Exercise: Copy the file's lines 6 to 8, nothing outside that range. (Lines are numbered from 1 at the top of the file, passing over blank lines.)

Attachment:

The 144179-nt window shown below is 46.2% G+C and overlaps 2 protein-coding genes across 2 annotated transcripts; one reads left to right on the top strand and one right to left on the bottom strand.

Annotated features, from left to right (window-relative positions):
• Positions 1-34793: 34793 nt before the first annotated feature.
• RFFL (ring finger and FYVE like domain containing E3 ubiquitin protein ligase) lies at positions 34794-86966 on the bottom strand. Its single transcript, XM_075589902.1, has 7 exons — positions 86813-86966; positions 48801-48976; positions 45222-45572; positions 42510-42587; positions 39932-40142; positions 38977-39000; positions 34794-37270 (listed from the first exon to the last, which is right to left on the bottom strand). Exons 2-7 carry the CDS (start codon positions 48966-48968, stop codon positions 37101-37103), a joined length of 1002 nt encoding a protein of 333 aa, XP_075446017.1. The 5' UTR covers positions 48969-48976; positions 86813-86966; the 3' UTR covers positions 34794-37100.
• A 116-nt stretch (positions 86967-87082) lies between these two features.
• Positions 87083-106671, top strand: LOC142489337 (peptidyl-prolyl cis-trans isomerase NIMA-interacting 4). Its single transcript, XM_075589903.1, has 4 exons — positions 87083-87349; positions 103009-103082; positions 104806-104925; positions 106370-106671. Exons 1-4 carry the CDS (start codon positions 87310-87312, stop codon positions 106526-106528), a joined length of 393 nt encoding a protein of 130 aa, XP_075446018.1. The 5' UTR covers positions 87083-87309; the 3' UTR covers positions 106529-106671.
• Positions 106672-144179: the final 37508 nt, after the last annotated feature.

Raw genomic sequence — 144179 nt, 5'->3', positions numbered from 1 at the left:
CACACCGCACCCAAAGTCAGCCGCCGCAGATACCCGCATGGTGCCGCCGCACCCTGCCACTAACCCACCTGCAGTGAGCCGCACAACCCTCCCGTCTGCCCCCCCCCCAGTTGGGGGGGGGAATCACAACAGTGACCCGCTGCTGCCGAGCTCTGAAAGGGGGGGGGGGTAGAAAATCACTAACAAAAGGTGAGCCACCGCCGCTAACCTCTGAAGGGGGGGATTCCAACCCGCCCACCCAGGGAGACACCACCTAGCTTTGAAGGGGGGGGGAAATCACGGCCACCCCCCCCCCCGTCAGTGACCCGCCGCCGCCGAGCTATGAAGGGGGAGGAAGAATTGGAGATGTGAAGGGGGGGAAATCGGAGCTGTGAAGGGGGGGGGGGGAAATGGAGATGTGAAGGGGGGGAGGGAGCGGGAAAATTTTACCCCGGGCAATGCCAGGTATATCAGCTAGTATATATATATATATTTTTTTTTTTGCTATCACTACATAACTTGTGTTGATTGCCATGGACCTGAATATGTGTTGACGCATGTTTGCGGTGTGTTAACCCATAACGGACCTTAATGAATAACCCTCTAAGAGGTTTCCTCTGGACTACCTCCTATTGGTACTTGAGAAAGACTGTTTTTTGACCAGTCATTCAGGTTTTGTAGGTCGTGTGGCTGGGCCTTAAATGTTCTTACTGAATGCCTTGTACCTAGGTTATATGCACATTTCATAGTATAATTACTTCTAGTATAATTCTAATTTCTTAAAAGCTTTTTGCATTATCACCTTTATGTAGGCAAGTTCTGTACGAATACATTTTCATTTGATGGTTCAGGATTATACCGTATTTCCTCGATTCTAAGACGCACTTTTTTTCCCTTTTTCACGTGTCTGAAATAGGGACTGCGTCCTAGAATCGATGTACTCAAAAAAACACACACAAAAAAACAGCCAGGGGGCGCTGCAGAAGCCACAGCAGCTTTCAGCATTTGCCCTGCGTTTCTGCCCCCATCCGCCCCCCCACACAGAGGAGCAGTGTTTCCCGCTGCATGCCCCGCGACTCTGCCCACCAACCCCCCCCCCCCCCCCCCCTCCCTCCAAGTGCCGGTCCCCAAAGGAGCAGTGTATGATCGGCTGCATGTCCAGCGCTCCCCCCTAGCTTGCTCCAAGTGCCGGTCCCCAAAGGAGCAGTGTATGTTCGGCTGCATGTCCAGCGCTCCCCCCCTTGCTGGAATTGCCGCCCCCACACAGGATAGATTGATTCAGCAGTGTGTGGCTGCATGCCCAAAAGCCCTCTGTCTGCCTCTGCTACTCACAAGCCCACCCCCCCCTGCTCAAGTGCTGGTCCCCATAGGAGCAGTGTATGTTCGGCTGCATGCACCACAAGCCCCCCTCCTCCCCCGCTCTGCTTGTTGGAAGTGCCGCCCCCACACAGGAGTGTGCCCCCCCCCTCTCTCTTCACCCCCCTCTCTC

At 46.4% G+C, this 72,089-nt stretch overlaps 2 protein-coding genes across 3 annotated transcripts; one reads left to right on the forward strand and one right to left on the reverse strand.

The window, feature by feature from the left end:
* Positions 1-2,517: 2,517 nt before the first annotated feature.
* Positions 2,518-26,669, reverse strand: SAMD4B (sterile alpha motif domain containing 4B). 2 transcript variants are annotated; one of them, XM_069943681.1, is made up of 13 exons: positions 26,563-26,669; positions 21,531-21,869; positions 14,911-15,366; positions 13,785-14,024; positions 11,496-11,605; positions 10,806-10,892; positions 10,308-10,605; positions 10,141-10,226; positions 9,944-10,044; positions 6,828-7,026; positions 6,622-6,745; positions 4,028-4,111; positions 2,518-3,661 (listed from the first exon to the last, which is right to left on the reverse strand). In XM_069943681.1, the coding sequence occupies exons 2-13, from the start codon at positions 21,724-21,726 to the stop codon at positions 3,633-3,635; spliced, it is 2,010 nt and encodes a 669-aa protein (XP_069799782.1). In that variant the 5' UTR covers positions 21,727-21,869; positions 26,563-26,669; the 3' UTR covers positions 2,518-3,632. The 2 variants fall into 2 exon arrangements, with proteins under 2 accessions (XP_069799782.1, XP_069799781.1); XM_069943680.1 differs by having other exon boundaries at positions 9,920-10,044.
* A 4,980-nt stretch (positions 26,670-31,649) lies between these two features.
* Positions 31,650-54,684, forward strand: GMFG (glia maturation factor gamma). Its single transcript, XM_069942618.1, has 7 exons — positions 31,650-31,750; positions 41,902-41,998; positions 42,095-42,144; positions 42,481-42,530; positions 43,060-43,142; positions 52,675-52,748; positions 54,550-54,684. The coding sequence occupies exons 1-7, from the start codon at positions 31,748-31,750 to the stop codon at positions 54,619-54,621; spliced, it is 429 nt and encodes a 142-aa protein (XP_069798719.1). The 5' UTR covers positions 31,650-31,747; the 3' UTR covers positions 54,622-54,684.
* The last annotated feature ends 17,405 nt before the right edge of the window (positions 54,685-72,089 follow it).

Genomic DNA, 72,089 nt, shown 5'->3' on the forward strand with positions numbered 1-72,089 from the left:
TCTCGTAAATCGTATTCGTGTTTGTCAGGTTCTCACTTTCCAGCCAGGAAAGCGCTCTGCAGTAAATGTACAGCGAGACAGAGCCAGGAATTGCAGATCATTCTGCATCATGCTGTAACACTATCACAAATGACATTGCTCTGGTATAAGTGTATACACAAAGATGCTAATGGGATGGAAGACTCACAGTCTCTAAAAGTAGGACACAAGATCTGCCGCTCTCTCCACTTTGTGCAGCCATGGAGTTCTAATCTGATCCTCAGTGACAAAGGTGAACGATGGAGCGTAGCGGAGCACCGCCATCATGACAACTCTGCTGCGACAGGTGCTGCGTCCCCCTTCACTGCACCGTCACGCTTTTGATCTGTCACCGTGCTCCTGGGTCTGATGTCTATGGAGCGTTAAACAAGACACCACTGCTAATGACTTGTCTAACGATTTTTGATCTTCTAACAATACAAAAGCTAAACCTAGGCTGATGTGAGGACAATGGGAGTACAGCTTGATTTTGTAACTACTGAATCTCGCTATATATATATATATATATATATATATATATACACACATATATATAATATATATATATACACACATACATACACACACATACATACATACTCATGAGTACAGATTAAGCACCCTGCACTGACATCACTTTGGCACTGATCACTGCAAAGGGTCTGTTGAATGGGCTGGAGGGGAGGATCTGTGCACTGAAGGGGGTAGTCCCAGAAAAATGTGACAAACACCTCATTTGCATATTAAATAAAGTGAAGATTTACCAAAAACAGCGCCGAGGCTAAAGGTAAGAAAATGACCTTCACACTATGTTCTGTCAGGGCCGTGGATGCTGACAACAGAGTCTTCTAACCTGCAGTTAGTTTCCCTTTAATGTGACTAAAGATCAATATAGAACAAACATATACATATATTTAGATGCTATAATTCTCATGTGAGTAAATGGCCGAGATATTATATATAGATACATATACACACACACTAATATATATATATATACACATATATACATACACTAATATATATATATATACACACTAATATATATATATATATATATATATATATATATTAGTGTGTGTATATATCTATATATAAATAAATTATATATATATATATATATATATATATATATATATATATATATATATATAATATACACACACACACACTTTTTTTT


• Positions 87083-106671, top strand: LOC142489337 (peptidyl-prolyl cis-trans isomerase NIMA-interacting 4). Its single transcript, XM_075589903.1, has 4 exons — positions 87083-87349; positions 103009-103082; positions 104806-104925; positions 106370-106671. Exons 1-4 carry the CDS (start codon positions 87310-87312, stop codon positions 106526-106528), a joined length of 393 nt encoding a protein of 130 aa, XP_075446018.1. The 5' UTR covers positions 87083-87309; the 3' UTR covers positions 106529-106671.
• Positions 106672-144179: the final 37508 nt, after the last annotated feature.

Raw genomic sequence — 144179 nt, 5'->3', positions numbered from 1 at the left: